Eurodoc survey presentation – Strasbourg 2011

Eurodoc members will meet this year at the mid-term mandate to host a European Summit for
Early Stage Researchers. The event will take place in Strasbourg, France on 29-30 September
2011. The first day will feature an internal event where members representing doctoral
candidates and junior researchers from many European countries will meet to collaborate on a
pool of motions, policy papers, and other ongoing projects. This intensive work will be
followed by a public presentation of the results of the Eurodoc Survey on doctoral candidates.
The survey presentation is scheduled for 30 September at 13.30 and will take place in the
European Parliament.
Eurodoc Survey I (Authors: Gülay Ateş, Karoline Holländer, Nadia Koltcheva, Snežana Krstid,
Filomena Parada helped by numerous Eurodoc volunteers) is one of the first cross-national
large-scale studies on the situation of doctoral candidates in Europe. This report, unique in its
scope, is an excellent means of identifying important issues affecting early stage researchers.
This investigation intends to deliver relevant information and trends in doctoral training which
can be used by institutional staff involved in the scientific career process as well as by policy
makers at both a national and European-wide level.
Eurodoc Survey I was conducted from 2008-09. The final report analyses the current situation
of more than 7,500 doctoral candidates in 12 countries (Austria, Belgium, Croatia, Finland,
France, Germany, the Netherlands, Norway, Portugal, Slovenia, Spain, and Sweden). The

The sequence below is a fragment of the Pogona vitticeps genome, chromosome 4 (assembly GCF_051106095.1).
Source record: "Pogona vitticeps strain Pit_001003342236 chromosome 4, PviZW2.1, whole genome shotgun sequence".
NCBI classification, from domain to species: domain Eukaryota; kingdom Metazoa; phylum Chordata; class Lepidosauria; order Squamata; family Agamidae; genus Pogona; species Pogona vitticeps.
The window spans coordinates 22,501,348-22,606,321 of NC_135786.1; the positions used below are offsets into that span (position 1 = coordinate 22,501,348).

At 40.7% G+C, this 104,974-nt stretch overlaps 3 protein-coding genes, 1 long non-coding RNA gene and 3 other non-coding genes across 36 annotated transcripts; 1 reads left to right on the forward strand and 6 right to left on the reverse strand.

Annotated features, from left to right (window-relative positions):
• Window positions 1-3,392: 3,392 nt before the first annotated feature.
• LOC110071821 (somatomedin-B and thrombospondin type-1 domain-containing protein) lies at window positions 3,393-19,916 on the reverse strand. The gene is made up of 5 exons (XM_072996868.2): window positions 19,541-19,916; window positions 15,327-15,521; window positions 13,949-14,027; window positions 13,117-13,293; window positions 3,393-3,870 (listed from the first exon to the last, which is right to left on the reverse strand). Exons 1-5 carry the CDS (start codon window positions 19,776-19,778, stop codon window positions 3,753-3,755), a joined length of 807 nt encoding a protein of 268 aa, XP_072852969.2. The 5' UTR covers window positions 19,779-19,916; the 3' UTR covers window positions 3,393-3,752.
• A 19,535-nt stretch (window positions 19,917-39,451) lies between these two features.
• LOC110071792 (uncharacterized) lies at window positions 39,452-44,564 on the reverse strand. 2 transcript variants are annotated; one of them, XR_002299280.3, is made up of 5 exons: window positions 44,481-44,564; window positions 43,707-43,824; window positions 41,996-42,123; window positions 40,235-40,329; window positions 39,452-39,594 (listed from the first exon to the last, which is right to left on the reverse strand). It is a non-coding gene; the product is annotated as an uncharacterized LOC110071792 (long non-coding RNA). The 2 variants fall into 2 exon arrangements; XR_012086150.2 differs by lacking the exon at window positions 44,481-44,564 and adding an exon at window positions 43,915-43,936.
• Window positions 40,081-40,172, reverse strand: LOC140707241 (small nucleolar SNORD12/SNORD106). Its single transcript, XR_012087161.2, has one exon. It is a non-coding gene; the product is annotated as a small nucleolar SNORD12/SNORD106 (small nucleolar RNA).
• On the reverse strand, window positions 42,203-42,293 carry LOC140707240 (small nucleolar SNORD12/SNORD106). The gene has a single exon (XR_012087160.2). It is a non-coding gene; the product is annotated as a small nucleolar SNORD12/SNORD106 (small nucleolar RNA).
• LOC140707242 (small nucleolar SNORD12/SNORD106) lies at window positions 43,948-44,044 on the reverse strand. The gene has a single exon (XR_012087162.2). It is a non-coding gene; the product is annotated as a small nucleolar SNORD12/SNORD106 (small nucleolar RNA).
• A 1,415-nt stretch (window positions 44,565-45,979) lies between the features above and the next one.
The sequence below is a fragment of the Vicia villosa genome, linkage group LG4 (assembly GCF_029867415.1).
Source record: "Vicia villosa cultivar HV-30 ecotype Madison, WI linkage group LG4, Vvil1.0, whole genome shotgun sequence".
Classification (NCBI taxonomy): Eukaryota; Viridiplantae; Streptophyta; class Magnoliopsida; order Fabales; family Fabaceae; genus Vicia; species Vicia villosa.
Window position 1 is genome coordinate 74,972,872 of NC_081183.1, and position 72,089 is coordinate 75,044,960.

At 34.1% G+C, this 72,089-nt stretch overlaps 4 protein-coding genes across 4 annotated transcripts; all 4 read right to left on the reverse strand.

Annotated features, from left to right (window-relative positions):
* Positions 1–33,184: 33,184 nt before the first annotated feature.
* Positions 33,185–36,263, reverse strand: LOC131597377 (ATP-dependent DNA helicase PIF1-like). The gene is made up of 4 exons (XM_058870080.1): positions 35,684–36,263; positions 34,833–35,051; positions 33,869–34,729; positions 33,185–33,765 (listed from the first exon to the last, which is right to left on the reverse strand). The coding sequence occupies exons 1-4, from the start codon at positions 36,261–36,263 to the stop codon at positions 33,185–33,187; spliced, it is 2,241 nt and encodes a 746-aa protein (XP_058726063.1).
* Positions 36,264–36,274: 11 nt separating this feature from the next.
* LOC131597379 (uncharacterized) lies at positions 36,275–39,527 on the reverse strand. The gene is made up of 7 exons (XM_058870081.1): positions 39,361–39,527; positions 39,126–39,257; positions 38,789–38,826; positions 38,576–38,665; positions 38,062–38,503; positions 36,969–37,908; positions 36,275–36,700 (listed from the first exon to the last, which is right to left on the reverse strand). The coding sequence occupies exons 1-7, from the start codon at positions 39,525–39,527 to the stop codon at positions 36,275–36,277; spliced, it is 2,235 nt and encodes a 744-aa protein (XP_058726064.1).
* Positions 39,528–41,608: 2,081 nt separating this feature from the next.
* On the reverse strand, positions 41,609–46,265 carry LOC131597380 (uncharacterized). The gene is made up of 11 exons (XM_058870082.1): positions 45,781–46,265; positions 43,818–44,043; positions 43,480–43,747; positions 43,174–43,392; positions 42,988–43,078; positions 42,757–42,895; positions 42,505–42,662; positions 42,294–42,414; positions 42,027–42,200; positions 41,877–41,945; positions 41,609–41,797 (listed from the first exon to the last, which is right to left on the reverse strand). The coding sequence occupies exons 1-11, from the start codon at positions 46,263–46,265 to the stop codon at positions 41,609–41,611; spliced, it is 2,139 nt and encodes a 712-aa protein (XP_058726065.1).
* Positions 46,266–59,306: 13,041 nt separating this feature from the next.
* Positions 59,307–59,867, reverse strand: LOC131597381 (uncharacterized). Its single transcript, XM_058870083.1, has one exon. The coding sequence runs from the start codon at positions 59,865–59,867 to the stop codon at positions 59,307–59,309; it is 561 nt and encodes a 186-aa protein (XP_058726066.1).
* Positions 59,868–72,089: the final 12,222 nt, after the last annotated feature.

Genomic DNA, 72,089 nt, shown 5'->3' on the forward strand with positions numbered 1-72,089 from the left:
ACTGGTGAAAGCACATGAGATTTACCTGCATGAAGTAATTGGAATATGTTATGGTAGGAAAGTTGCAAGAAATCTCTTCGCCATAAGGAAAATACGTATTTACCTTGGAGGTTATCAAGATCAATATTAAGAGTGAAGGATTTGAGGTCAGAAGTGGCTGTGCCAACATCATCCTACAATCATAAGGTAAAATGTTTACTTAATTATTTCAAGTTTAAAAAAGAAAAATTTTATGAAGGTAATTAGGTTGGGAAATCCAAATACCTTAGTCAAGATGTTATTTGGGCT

report intends to answer two central questions: a) what is the actual situation concerning
present employment, social benefits, and working conditions of doctoral candidates and junior
researchers; b) what are the differences regarding models of doctoral education across
Europe. The topics include qualification requirements, career paths, funding schemes, models
of training and supervision, working conditions, expected and achieved results of scientific
work, and mobility. With this survey Eurodoc aimed to back political decision-making with
sound data.
Some issues that will be pinpointed during the summit in Strasbourg include:
Funding: A high proportion of doctoral candidates still do their research without receiving
appropriate funding. Existing national funding systems are not always sufficient, thus
increasing research difficulties and decreasing living standards.
Working Conditions: In nearly all of the 12 countries respondents have a period with a specific
amount of maximum time for completing their doctorate. In addition a relatively large
proportion of doctoral candidates do not have the right to use their own findings, although the
European Charter of Researchers and the Code of Conduct for the Recruitment of Researchers
refers to this matter in its “Contractual and Legal Obligations.” Regarding maternity/paternity
leave of absence large differences exist across countries concerning the possibility to put a
contract on hold and to receive pay while on leave. Interestingly, the pressure to postpone
having children appears to be the highest in the most well-known “family friendly” countries.
Mobility: Findings demonstrate that the majority of doctoral candidates are still not going
abroad, though their motivational reasons to travel are quite clear and focused. One of the
reasons for this may be that there is not enough funding available and when presented, it is
often difficult to get. Transparency and the availability of exchange programmes should be
increased both at national and international levels in order to effectively foster mobility.
One of the most important conclusions of the Eurodoc Survey I is that, in most European
countries, doctoral candidates should have more opportunities to conduct research at a
European level in order to actively contribute not only to their personal development but also
to the Knowledge Society.
The public presentation of the Eurodoc survey in Strasbourg will be an opportunity for key ERA
and EHEA stakeholders, including European Commission, LERU, ESF, ISE and others, to discuss
and comment on the results. Therefore, Eurodoc welcomes key stakeholders and anyone
interested in the issues of doctoral candidates and junior researchers in Europe to attend the
public presentation of the survey.

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